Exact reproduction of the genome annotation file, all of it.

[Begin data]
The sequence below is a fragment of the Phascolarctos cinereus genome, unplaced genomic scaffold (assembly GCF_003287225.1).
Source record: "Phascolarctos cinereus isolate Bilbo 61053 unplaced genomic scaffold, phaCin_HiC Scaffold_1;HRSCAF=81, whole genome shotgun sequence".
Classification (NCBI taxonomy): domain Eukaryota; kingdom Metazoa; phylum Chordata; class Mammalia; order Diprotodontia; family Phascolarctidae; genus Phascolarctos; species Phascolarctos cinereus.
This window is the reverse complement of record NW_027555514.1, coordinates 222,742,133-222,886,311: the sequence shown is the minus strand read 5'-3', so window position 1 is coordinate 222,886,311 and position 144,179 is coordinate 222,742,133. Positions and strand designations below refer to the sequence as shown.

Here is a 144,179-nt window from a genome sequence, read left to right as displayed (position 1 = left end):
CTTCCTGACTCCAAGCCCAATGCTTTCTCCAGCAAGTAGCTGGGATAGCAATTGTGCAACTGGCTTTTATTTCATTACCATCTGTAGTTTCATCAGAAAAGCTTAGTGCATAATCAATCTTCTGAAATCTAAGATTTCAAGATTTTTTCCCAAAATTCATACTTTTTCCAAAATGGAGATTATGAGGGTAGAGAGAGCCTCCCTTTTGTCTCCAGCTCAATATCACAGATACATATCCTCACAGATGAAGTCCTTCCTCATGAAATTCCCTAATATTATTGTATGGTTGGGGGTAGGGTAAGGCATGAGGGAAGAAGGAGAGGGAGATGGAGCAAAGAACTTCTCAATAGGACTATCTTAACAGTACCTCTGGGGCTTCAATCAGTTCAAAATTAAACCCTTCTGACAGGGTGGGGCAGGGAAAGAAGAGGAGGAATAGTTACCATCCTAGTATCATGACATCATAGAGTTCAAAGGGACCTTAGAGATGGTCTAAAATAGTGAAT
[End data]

The sequence below is a fragment of the Phascolarctos cinereus genome, unplaced genomic scaffold (assembly GCF_003287225.1).
Source record: "Phascolarctos cinereus isolate Bilbo 61053 unplaced genomic scaffold, phaCin_HiC Scaffold_1;HRSCAF=81, whole genome shotgun sequence".
Classification (NCBI taxonomy): domain Eukaryota; kingdom Metazoa; phylum Chordata; class Mammalia; order Diprotodontia; family Phascolarctidae; genus Phascolarctos; species Phascolarctos cinereus.
This window is the reverse complement of record NW_027555514.1, coordinates 222,742,133-222,886,311: the sequence shown is the minus strand read 5'-3', so window position 1 is coordinate 222,886,311 and position 144,179 is coordinate 222,742,133. Positions and strand designations below refer to the sequence as shown.

Here is a 144,179-nt window from a genome sequence, read left to right as displayed (position 1 = left end):
CTTCCTGACTCCAAGCCCAATGCTTTCTCCAGCAAGTAGCTGGGATAGCAATTGTGCAACTGGCTTTTATTTCATTACCATCTGTAGTTTCATCAGAAAAGCTTAGTGCATAATCAATCTTCTGAAATCTAAGATTTCAAGATTTTTTCCCAAAATTCATACTTTTTCCAAAATGGAGATTATGAGGGTAGAGAGAGCCTCCCTTTTGTCTCCAGCTCAATATCACAGATACATATCCTCACAGATGAAGTCCTTCCTCATGAAATTCCCTAATATTATTGTATGGTTGGGGGTAGGGTAAGGCATGAGGGAAGAAGGAGAGGGAGATGGAGCAAAGAACTTCTCAATAGGACTATCTTAACAGTACCTCTGGGGCTTCAATCAGTTCAAAATTAAACCCTTCTGACAGGGTGGGGCAGGGAAAGAAGAGGAGGAATAGTTACCATCCTAGTATCATGACATCATAGAGTTCAAAGGGACCTTAGAGATGGTCTAAAATAGTGAAT